Finding vegetarian dining options can be a little challenging in Normandy but if you know where to go, it’s much easier. The region is a big seafood producer so if you’re a pescatarian, you’ll have no problem. It is however also famous for wonderful dairy products such as cheese, butter and cream. The range of dining options is increasing though so let’s take a look at where you can eat and food terms to avoid.
Close to home are two restaurants offering vegan or vegetarian choices. Restaurant Délice is just a few minutes drive away in Gavray with plenty of parking opposite near the church. They are open Wednesday to Saturday lunchtime and evening and also for Sunday lunch.
Restaurant Délice is at 9 Place du Dr Beck. Their website is here. Phone number: 02 33 51 61 14. They speak English.
A little further away is the Auberge du Mesnil Rogues which is on Route de l’Auberge in Mesnil Rogues. Their opening times depend on the season. They’re always closed on a Monday but are open on a Sunday for lunch and in the evening. Have a look at their website. You can contact them on 02 33 61 37 12.
I would always recommend making a reservation and advising that you’ll be eating from the vegetarian menu. Normandy is getting better at offering vegetarian options but there aren’t as many choices as in the UK, for example.
There is also a pizza shop in Gavray. You can phone your order through or just go and place your order and wait until it’s ready. Read about them here.
The nearby towns of Granville, Villedieu-les-Poêles and Coutances also have restaurants with vegetarian options. Italian restaurants serving pizzas and pasta are a good choice. Alternatively, you can try a crêperie which is a pancake house. Savoury pancakes are known as galettes while sweet ones are called crêpes. These three towns are all within a 20 minute drive of my gite.
La Crêperie de Sophie, 74 boulevard Alsace Lorraine, 02 33 45 54 45
Don Camillo, 4 Rue d’Harcourt, 02 33 45 00 67 (Italian)
Le Ratelier, 3 rue Georges Clemenceau, 02 33 45 56 52 (crêperie)
La Rose des Sables, 2 Place General de Gaulle, 02 33 45 01 40 (middle eastern serving couscous and tagines)
La Taverne du Parvis, 18 Place du Parvis Notre Dame, 02 33 45 13 55 (bistro with vegetarian and meat/fish options. Serves salads, tarts, omelettes and pasta) https://www.hotel-restaurant-taverne-du-parvis.com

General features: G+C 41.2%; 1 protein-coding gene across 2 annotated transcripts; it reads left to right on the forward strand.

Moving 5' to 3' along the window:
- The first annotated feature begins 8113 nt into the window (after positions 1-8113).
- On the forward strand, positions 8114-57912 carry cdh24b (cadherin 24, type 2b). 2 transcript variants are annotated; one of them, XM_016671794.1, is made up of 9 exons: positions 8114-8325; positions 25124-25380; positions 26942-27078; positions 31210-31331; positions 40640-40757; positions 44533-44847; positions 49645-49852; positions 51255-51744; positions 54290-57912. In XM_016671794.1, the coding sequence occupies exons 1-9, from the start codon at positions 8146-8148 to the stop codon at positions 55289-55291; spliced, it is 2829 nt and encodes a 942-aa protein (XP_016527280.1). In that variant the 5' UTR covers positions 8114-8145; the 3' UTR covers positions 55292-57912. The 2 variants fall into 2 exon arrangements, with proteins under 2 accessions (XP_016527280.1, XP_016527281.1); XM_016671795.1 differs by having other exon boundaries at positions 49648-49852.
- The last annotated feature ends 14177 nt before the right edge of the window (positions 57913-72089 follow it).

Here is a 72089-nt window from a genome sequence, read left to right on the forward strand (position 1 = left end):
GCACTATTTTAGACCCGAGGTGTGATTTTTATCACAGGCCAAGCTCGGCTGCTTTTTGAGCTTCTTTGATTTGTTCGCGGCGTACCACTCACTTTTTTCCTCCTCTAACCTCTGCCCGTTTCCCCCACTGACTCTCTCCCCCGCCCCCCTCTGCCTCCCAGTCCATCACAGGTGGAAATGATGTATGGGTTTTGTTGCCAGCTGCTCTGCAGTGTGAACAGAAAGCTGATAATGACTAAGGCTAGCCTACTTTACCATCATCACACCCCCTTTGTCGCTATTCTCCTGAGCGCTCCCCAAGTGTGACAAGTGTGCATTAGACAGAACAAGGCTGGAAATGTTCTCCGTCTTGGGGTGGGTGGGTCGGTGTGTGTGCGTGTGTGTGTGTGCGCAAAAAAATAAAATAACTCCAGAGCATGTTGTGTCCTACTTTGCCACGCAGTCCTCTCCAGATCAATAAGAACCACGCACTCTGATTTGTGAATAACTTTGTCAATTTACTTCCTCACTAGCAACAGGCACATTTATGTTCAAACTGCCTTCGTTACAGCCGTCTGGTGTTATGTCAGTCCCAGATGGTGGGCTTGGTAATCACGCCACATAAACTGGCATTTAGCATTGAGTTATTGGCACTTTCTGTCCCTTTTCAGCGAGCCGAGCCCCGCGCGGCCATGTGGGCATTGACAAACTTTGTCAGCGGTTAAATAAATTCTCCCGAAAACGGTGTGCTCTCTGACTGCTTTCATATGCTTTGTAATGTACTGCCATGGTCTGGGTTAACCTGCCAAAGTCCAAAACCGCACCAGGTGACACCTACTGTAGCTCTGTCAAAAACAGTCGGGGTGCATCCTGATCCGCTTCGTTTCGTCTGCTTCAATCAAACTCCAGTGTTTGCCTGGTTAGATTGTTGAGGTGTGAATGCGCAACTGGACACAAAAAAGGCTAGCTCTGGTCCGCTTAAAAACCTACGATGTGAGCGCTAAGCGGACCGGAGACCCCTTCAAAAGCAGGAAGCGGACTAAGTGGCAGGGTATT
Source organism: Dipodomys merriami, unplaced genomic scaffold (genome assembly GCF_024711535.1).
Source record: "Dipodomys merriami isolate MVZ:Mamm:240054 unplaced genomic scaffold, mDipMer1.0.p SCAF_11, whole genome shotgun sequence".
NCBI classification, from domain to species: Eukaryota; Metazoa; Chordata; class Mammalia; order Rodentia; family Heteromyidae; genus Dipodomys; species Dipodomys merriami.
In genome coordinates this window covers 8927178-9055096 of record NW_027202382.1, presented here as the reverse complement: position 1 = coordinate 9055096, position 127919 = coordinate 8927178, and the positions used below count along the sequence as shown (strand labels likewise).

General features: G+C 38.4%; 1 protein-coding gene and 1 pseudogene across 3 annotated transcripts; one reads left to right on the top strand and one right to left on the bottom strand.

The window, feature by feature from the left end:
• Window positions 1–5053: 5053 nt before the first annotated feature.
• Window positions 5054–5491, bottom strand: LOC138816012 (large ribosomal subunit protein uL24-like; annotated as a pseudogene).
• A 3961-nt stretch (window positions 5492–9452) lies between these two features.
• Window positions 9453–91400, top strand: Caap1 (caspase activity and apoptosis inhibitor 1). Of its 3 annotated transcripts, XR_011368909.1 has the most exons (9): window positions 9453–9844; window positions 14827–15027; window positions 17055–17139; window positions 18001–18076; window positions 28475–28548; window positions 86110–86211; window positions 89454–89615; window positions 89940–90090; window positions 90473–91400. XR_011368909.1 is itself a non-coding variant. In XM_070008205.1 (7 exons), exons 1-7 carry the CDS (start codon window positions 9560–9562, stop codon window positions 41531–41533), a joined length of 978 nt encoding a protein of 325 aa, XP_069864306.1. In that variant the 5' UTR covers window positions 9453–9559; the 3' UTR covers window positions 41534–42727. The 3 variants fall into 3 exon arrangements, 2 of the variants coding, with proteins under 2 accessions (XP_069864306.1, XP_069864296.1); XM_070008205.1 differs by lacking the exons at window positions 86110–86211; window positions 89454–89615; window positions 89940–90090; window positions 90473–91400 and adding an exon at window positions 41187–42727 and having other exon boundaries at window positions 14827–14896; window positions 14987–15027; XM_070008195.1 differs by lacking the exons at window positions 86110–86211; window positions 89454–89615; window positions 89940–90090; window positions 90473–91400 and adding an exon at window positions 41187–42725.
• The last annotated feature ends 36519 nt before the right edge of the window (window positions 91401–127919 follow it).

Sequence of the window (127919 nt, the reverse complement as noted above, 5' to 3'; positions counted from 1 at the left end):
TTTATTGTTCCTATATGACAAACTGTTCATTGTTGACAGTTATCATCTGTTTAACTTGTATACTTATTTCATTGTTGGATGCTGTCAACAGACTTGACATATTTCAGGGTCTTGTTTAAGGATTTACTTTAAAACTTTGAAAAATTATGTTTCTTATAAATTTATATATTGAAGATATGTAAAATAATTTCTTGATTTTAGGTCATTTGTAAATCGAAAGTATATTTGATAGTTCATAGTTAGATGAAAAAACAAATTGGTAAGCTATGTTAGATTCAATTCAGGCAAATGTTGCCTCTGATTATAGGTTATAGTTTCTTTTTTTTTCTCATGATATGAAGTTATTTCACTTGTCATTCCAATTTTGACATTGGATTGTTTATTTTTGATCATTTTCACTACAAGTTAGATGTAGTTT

Crêperie La Morinière, 1, Rue Quesnel-Moriniere, 02 33 07 52 20
Pizzeria La Pergola, Zone Industrielle la Mare, 02 33 45 93 22 ww.lapergola-restaurant.fr I’ve eaten here a couple of times. It’s very good value but also very busy.
Le Diner’s, 3 rue Georges Clemenceau, 02 33 90 24 24
Le Borsalino, rue des Isles | Port de plaisance du herel, 02 33 50 02 99 http://www.borsalino-granville.fr/ They do pizzas but also have a more varied menu if there are meat/fish eaters in your group. I’ve eaten here.
Pizz A Bruno, 35 avenue des Matignons, 02 33 91 92 30 http://www.pizzabrunogranville.com
La Courtine, 10 rue Cambernon, 05 45 82 34 78. This crêperie is in the high town. I’ve eaten here plenty of times as it’s a favourite of my neices.
Picorette, 22 rue Saint Sauveur, 02 33 59 93 49. this is a tea room rather than a restaurant but does have some lunchtime options for vegetarians.
Pizzeria Le Saint Hubert, 9 rue des Cohues, 02 33 51 24 29
La Cuisine de Leonie, 6, place des Chevaliers de Malte, 02 33 61 07 94 This is a crêperie and I’ve eaten here.
Le Moulin à Café, 16 Place des Chevaliers de Malte, 02 33 61 03 39
L’Agora, 10 Place des Halles, 02 33 50 43 04 (crêperie)
These are just a selection of some of the restaurants, bistros and crêperies in the local area.
Useful Food Terms
Always check before you sit down that a restaurant can cater for vegetarian diners by having a look at the menu. The list below includes some of the ingredients you might like to avoid.
viande – meat
viande hachée – minced beef
poisson – fish
jambon – ham
merguez – sausage made with beef
andouille/andouilette – spicy sausage made with chitterlings
thon – tuna
lardons – diced bacon
poulet – chicken
moules – mussels
crevettes – shrimps/prawns
calamars – calamari
st jacques – scallops
saumon fumé – smoked salmon